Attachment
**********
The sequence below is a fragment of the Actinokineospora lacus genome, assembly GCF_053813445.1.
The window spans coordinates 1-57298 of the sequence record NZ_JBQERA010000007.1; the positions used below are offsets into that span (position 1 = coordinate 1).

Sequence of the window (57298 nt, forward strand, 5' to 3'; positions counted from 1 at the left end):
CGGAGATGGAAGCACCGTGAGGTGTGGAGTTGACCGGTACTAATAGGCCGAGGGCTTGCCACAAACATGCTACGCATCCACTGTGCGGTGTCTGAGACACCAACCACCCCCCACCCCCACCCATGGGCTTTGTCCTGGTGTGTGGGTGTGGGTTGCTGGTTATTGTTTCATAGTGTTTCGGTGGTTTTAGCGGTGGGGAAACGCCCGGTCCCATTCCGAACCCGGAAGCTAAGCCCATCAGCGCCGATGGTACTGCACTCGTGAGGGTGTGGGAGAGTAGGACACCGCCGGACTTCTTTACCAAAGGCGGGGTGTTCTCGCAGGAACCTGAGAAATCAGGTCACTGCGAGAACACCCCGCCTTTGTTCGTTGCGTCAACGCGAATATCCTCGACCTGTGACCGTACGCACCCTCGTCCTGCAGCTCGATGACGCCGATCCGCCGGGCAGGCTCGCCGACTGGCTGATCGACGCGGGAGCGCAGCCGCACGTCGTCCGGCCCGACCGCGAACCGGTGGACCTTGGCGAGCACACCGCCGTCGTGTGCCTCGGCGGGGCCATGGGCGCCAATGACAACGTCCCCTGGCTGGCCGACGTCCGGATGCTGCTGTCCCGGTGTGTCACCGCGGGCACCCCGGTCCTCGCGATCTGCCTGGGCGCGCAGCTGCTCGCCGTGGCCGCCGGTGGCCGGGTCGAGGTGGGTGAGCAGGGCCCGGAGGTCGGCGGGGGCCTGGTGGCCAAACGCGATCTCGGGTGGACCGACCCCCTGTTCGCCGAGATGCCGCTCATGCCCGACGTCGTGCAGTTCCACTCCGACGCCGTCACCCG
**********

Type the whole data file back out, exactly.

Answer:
The sequence below is a fragment of the Actinokineospora lacus genome, assembly GCF_053813445.1.
The window spans coordinates 1-57298 of the sequence record NZ_JBQERA010000007.1; the positions used below are offsets into that span (position 1 = coordinate 1).

Sequence of the window (57298 nt, forward strand, 5' to 3'; positions counted from 1 at the left end):
CGGAGATGGAAGCACCGTGAGGTGTGGAGTTGACCGGTACTAATAGGCCGAGGGCTTGCCACAAACATGCTACGCATCCACTGTGCGGTGTCTGAGACACCAACCACCCCCCACCCCCACCCATGGGCTTTGTCCTGGTGTGTGGGTGTGGGTTGCTGGTTATTGTTTCATAGTGTTTCGGTGGTTTTAGCGGTGGGGAAACGCCCGGTCCCATTCCGAACCCGGAAGCTAAGCCCATCAGCGCCGATGGTACTGCACTCGTGAGGGTGTGGGAGAGTAGGACACCGCCGGACTTCTTTACCAAAGGCGGGGTGTTCTCGCAGGAACCTGAGAAATCAGGTCACTGCGAGAACACCCCGCCTTTGTTCGTTGCGTCAACGCGAATATCCTCGACCTGTGACCGTACGCACCCTCGTCCTGCAGCTCGATGACGCCGATCCGCCGGGCAGGCTCGCCGACTGGCTGATCGACGCGGGAGCGCAGCCGCACGTCGTCCGGCCCGACCGCGAACCGGTGGACCTTGGCGAGCACACCGCCGTCGTGTGCCTCGGCGGGGCCATGGGCGCCAATGACAACGTCCCCTGGCTGGCCGACGTCCGGATGCTGCTGTCCCGGTGTGTCACCGCGGGCACCCCGGTCCTCGCGATCTGCCTGGGCGCGCAGCTGCTCGCCGTGGCCGCCGGTGGCCGGGTCGAGGTGGGTGAGCAGGGCCCGGAGGTCGGCGGGGGCCTGGTGGCCAAACGCGATCTCGGGTGGACCGACCCCCTGTTCGCCGAGATGCCGCTCATGCCCGACGTCGTGCAGTTCCACTCCGACGCCGTCACCCG